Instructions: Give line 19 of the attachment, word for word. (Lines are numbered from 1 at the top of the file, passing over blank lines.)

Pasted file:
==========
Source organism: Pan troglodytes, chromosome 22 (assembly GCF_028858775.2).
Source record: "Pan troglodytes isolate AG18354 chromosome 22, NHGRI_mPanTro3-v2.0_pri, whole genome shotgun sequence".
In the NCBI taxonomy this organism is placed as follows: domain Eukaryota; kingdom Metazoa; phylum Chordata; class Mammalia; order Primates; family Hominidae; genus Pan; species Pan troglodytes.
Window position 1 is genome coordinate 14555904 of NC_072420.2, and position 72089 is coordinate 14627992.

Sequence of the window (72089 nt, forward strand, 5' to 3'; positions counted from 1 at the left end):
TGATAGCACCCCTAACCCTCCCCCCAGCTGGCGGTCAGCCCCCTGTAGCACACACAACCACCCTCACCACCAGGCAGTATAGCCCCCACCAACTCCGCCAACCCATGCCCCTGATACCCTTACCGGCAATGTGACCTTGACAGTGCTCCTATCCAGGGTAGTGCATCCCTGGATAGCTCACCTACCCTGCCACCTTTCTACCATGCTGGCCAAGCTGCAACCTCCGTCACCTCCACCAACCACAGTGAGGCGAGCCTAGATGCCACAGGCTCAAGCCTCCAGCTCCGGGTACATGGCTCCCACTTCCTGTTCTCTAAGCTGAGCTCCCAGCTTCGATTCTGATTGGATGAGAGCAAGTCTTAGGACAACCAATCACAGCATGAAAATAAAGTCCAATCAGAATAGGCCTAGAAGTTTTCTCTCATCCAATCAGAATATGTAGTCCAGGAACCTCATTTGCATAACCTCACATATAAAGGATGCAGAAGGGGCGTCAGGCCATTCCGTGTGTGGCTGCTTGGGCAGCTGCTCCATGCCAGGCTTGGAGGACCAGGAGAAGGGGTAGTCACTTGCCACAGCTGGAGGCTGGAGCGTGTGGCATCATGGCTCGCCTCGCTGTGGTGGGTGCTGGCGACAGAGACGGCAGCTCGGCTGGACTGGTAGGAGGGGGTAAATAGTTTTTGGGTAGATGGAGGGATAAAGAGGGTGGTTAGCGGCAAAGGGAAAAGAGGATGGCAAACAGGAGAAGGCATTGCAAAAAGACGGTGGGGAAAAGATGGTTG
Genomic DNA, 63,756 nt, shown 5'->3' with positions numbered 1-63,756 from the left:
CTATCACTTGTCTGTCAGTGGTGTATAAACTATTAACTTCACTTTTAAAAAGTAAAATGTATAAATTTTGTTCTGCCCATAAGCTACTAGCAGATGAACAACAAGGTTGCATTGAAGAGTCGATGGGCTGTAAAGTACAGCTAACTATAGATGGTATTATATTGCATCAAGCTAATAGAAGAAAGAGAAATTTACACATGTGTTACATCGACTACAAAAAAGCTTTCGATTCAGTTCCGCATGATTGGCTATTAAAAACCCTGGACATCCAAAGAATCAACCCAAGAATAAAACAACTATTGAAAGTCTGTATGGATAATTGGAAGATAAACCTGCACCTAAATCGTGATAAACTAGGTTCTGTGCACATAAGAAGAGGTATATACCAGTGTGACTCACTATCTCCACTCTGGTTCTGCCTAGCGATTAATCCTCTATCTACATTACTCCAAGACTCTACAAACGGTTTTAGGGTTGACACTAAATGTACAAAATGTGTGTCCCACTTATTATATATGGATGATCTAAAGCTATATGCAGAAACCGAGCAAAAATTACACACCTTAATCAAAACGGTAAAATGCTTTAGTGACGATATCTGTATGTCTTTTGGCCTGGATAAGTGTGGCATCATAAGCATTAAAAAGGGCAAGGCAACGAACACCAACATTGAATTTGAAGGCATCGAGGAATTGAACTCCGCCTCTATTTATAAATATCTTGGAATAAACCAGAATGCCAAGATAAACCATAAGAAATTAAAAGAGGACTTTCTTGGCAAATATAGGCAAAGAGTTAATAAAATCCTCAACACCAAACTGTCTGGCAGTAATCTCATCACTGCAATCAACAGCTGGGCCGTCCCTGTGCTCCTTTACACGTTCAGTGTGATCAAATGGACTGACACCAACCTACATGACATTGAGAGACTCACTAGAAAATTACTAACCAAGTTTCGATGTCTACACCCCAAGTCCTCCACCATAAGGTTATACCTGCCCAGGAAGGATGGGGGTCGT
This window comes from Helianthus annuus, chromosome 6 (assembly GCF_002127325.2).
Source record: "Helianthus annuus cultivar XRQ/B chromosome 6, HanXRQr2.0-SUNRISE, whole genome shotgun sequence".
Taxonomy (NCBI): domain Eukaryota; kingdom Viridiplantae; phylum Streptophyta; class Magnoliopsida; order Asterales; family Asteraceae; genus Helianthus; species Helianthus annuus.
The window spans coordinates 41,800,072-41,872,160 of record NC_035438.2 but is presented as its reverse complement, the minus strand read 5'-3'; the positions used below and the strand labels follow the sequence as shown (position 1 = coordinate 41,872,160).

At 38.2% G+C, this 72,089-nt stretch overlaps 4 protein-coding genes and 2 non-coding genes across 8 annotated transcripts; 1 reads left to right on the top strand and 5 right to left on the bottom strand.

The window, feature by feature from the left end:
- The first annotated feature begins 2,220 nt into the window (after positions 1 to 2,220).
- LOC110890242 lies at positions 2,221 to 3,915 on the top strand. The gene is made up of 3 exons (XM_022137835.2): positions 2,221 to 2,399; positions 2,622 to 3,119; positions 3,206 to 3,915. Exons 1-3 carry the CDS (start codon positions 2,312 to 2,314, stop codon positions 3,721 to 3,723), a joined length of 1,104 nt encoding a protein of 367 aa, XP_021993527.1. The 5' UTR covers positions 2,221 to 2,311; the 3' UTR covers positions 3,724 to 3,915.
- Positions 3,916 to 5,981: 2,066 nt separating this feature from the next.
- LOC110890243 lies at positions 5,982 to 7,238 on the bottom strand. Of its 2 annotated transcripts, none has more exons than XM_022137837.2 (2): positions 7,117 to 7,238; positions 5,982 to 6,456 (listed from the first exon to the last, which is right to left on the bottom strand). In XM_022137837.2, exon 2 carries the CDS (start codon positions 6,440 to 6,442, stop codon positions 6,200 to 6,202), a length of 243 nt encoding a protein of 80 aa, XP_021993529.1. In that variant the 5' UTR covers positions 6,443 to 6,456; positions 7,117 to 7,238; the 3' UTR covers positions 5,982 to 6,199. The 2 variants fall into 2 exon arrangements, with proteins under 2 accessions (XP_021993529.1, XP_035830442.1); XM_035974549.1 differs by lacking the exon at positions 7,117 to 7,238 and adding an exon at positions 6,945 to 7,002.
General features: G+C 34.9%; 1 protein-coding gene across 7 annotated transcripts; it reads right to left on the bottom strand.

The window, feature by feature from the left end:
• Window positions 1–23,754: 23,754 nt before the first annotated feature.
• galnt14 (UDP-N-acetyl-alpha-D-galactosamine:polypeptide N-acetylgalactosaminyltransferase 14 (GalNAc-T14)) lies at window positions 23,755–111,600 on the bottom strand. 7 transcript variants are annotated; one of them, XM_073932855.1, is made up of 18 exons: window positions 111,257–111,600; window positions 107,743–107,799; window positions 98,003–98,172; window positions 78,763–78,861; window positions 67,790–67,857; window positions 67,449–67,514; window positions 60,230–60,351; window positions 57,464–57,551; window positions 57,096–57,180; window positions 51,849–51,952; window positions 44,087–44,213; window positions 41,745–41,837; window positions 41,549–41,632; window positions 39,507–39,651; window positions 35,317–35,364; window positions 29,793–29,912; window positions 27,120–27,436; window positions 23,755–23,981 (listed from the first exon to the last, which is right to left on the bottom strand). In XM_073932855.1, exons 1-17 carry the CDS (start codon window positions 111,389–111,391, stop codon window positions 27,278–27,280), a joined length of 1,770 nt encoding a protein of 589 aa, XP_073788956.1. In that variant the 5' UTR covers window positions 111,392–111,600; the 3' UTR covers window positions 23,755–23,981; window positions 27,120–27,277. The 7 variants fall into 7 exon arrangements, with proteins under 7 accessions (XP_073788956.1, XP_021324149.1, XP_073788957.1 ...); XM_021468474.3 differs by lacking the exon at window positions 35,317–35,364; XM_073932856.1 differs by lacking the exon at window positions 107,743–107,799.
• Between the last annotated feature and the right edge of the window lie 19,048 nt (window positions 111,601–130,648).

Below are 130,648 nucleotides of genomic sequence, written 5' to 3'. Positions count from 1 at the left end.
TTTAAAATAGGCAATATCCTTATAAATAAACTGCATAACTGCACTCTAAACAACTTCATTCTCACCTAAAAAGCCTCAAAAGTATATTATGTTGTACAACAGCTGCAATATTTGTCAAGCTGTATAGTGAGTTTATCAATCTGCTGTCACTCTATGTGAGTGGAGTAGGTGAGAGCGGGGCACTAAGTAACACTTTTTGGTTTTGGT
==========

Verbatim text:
General features: G+C 34.9%; 1 protein-coding gene across 7 annotated transcripts; it reads right to left on the bottom strand.